Research Paper By Els Poot
(Career/Expat Coach, CZECH REPUBLIC)
I am a Belgian living abroad for more than 15 years, following my husband for his job. Up until now we lived in 5 different countries on 3 different continents with our three children.
This kind of life has sometimes been overwhelming and challenging. We constantly have to adapt to different cultures and lifestyles. We have to learn new languages (Hungarian, Chinese, Czech) in order to be able to communicate with the local people. We have to build up social networks from scratch. It is a very intense and energy consuming life.
But this kind of life has also brought us an enormous amount of unforgettable experiences, new possibilities, interesting relationships and great friends. We learned to be open-minded and flexible.
Over the years we had to say goodbye to numerous friends. Some of them moved on to a new international assignment, others returned home. It became clear to us that, how difficult expatriation can be, repatriation is an even bigger challenge, not only for the assignee, but also for the trailing spouse and the children. And unfortunately reality shows there is not a lot of support in case of repatriation, as ‘going home’ is considered to be easy.
My interest for this topic has grown further during my (peer) coaching sessions with three expat-women. All three had to move back home, two after a couple of years in an international environment and one after an international career of 20 years.
What also intrigues me about repatriation is how to combat the very nature of the word itself—the implied sense of going back rather than of moving forward? The big challenge (and at the same time opportunity) of repatriation is to stay present in each moment and not to waste energy crying over yesterday. Nostalgia is fatiguing and destructive and it doesn’t help you to move forward.
The aim of this paper is to highlight the relevance of repatriation management and to find out whether coaching could be a tool in the repatriation process.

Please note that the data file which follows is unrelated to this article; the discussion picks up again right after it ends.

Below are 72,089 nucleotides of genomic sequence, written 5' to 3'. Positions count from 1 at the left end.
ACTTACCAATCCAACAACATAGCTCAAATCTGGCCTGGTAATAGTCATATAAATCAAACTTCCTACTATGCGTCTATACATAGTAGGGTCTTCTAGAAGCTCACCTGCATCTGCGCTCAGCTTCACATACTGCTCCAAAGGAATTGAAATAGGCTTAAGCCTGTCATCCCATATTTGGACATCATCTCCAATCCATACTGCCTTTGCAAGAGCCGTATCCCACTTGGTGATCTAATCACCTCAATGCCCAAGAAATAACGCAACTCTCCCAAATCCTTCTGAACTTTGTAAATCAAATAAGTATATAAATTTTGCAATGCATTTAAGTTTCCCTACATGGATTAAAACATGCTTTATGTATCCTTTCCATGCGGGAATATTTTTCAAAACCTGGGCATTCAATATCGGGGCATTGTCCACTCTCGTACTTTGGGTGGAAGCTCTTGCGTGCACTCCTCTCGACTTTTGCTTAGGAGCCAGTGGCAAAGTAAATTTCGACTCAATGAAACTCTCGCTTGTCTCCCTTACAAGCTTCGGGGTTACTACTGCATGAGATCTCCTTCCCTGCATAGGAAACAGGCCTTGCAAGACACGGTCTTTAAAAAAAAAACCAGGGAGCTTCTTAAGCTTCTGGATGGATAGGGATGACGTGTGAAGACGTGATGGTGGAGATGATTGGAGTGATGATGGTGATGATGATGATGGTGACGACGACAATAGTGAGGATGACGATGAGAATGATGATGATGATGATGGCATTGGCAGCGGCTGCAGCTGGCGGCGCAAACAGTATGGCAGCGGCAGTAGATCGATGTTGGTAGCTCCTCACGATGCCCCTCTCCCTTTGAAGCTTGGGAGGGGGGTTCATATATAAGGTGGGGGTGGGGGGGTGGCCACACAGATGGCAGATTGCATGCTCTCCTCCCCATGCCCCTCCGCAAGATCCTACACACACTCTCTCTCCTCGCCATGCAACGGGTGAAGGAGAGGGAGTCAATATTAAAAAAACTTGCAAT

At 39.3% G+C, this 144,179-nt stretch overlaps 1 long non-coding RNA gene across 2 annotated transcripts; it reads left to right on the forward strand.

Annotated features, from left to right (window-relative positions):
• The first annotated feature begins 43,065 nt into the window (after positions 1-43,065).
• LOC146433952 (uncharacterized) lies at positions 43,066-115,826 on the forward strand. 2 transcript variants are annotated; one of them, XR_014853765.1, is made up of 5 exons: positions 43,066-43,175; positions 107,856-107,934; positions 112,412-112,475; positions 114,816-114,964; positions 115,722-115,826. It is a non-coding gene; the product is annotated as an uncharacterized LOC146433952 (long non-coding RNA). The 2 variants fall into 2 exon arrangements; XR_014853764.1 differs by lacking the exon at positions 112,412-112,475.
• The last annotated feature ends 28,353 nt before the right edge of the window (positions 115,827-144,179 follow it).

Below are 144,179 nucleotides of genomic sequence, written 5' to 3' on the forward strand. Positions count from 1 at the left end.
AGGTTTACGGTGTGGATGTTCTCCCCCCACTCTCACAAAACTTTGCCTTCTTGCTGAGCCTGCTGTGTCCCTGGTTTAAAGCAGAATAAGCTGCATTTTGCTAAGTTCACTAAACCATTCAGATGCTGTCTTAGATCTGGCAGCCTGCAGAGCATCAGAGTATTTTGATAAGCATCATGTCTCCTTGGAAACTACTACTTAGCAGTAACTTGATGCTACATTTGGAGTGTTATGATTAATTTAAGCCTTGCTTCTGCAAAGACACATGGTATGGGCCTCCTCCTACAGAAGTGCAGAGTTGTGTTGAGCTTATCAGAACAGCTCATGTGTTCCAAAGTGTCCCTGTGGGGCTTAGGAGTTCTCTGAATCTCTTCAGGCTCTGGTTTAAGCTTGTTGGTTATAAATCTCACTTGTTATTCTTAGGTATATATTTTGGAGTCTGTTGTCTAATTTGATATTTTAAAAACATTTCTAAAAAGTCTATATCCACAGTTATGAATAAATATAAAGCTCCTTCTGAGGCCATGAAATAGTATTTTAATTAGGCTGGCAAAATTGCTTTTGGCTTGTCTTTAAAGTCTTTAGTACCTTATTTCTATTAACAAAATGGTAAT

When the opportunity to live and work abroad presents itself, individuals tend to focus their attention on the expatriation process as well as the benefits of residing outside the home country. They discuss the impact of an overseas assignment on their career and relationships, identify personal and professional challenges, speculate about the types of skills and knowledge that will be gained overseas, anticipate career development and personal growth.
After embracing the expatriate life, it is quite common to defer planning the return home or not giving it much thought. The majority of expatriates and managers assume their repatriation to be an easy affair (Stroh et al. 1998), a simple move that can be summarized as relocating “home”, an environment that is not only familiar but also well known and understood.
However, empirical evidence and observations that depict the realities of repatriation reveal that the repatriation process is not as simple as it seems. The environment, defined as “home’”, is no longer familiar and understood. Living abroad for an extended period of time profoundly, yet silently, changes individuals. By learning different cultures, expats begin to see the world from different angles. These new perspectives not only change their beliefs but also their behaviors. At the same time, family and friends back home also undergo many changes in their absence.
According to Adler, this shock in realizing nothing at home is the same as before is called the reverse culture shock . This culture shock is often more difficult to deal with than adjusting to living abroad because the emotions and thoughts are unexpected. It may create a lot of frustration.
This shock sets in almost immediately and strikes all the members of the family. It is therefore very important to support both the assignee and his family in order to facilitate the transition.
3. Repatriation of the assignee
International assignments have become an important part of managers’ careers and are considered one of the most effective leadership development tools. Jet, studies consistently show that companies fail to integrate international assignments with long-term career development and succession planning and that a substantial percentage of expatriates leave the company upon completion of the international assignment.
Past research suggests that between 20 and 25% of repatriated employees leave their firm within a year after return (Black, Gregersen, & Mendenhall, 1992; O’Boyle, 1989). Some companies have reported losing as many as half of their repatriates through voluntary turnover within three years after repatriation (Black et al., 1999).
3.1 Causes for repatriation failure and resignation from the assignee
3.1.1 Expatriate’s expectations
The difficult process of adaptation is influenced by the expatriates’ expectations.